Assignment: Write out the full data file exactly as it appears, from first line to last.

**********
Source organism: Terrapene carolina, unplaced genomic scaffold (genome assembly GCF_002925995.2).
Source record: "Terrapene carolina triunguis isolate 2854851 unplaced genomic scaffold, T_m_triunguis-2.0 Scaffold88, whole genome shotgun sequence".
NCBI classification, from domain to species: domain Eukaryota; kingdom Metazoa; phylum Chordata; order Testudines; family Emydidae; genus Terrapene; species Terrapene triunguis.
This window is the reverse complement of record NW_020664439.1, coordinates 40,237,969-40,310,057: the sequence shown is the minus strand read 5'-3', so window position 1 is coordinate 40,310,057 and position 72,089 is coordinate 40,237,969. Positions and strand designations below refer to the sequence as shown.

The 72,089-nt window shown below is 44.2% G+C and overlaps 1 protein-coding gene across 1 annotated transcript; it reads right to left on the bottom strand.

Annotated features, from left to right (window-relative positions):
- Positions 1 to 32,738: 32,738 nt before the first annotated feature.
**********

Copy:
Source organism: Terrapene carolina, unplaced genomic scaffold (genome assembly GCF_002925995.2).
Source record: "Terrapene carolina triunguis isolate 2854851 unplaced genomic scaffold, T_m_triunguis-2.0 Scaffold88, whole genome shotgun sequence".
NCBI classification, from domain to species: domain Eukaryota; kingdom Metazoa; phylum Chordata; order Testudines; family Emydidae; genus Terrapene; species Terrapene triunguis.
This window is the reverse complement of record NW_020664439.1, coordinates 40,237,969-40,310,057: the sequence shown is the minus strand read 5'-3', so window position 1 is coordinate 40,310,057 and position 72,089 is coordinate 40,237,969. Positions and strand designations below refer to the sequence as shown.

The 72,089-nt window shown below is 44.2% G+C and overlaps 1 protein-coding gene across 1 annotated transcript; it reads right to left on the bottom strand.

Annotated features, from left to right (window-relative positions):
- Positions 1 to 32,738: 32,738 nt before the first annotated feature.